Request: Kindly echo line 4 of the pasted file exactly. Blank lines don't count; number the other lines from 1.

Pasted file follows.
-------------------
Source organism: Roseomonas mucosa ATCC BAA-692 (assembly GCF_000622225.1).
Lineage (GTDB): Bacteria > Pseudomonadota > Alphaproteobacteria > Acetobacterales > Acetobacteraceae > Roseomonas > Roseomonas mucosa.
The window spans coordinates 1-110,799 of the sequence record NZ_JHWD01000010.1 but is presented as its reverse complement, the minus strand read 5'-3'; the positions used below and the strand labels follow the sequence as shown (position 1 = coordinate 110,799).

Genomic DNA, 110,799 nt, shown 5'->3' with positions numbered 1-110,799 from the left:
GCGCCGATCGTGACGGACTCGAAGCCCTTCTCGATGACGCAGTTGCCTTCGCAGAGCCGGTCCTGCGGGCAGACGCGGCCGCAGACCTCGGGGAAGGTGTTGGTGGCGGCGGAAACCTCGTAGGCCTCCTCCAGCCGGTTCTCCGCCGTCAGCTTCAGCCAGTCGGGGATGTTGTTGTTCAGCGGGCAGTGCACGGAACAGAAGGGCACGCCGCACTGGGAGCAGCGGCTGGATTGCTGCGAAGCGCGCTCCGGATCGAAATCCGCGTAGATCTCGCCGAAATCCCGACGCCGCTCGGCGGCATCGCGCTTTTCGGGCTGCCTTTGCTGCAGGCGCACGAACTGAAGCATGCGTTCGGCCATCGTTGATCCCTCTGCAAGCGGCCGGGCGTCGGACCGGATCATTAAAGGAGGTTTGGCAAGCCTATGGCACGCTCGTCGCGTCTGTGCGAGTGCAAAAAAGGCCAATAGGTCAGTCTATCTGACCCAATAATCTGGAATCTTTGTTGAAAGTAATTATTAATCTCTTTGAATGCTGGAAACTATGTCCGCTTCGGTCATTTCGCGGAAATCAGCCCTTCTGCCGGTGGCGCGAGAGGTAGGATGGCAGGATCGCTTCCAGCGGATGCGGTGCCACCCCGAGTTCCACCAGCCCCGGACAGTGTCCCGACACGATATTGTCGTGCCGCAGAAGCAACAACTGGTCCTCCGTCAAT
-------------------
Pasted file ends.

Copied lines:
Genomic DNA, 110,799 nt, shown 5'->3' with positions numbered 1-110,799 from the left: